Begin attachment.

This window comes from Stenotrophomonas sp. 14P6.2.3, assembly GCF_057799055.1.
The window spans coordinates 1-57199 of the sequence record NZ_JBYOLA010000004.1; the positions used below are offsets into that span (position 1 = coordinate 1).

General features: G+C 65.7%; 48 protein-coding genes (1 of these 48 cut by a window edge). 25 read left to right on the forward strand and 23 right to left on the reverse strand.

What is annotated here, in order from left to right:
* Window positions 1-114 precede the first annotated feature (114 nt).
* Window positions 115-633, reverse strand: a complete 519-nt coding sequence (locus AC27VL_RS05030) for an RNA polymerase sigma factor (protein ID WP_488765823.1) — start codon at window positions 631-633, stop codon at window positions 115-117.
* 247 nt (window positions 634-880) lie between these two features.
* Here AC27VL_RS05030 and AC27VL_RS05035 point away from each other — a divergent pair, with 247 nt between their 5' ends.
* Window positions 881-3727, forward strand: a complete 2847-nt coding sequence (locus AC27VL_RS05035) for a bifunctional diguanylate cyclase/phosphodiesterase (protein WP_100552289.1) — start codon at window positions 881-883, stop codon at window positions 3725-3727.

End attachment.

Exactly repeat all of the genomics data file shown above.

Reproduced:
This window comes from Stenotrophomonas sp. 14P6.2.3, assembly GCF_057799055.1.
The window spans coordinates 1-57199 of the sequence record NZ_JBYOLA010000004.1; the positions used below are offsets into that span (position 1 = coordinate 1).

General features: G+C 65.7%; 48 protein-coding genes (1 of these 48 cut by a window edge). 25 read left to right on the forward strand and 23 right to left on the reverse strand.

What is annotated here, in order from left to right:
* Window positions 1-114 precede the first annotated feature (114 nt).
* Window positions 115-633, reverse strand: a complete 519-nt coding sequence (locus AC27VL_RS05030) for an RNA polymerase sigma factor (protein ID WP_488765823.1) — start codon at window positions 631-633, stop codon at window positions 115-117.
* 247 nt (window positions 634-880) lie between these two features.
* Here AC27VL_RS05030 and AC27VL_RS05035 point away from each other — a divergent pair, with 247 nt between their 5' ends.
* Window positions 881-3727, forward strand: a complete 2847-nt coding sequence (locus AC27VL_RS05035) for a bifunctional diguanylate cyclase/phosphodiesterase (protein WP_100552289.1) — start codon at window positions 881-883, stop codon at window positions 3725-3727.